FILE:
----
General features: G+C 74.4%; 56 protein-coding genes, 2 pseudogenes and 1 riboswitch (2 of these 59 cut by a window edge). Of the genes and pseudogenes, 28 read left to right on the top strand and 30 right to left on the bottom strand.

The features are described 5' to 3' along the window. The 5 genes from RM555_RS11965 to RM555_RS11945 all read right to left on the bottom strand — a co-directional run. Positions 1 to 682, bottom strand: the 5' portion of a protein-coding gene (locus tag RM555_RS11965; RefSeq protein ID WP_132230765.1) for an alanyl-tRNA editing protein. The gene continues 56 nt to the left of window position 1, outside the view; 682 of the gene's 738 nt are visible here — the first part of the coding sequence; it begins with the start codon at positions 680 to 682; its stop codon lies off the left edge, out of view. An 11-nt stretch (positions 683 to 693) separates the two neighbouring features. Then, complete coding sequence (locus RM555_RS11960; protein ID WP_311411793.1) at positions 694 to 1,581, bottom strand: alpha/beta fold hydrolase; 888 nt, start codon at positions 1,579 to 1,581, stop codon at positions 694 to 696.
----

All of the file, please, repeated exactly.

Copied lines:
General features: G+C 74.4%; 56 protein-coding genes, 2 pseudogenes and 1 riboswitch (2 of these 59 cut by a window edge). Of the genes and pseudogenes, 28 read left to right on the top strand and 30 right to left on the bottom strand.

The features are described 5' to 3' along the window. The 5 genes from RM555_RS11965 to RM555_RS11945 all read right to left on the bottom strand — a co-directional run. Positions 1 to 682, bottom strand: the 5' portion of a protein-coding gene (locus tag RM555_RS11965; RefSeq protein ID WP_132230765.1) for an alanyl-tRNA editing protein. The gene continues 56 nt to the left of window position 1, outside the view; 682 of the gene's 738 nt are visible here — the first part of the coding sequence; it begins with the start codon at positions 680 to 682; its stop codon lies off the left edge, out of view. An 11-nt stretch (positions 683 to 693) separates the two neighbouring features. Then, complete coding sequence (locus RM555_RS11960; protein ID WP_311411793.1) at positions 694 to 1,581, bottom strand: alpha/beta fold hydrolase; 888 nt, start codon at positions 1,579 to 1,581, stop codon at positions 694 to 696.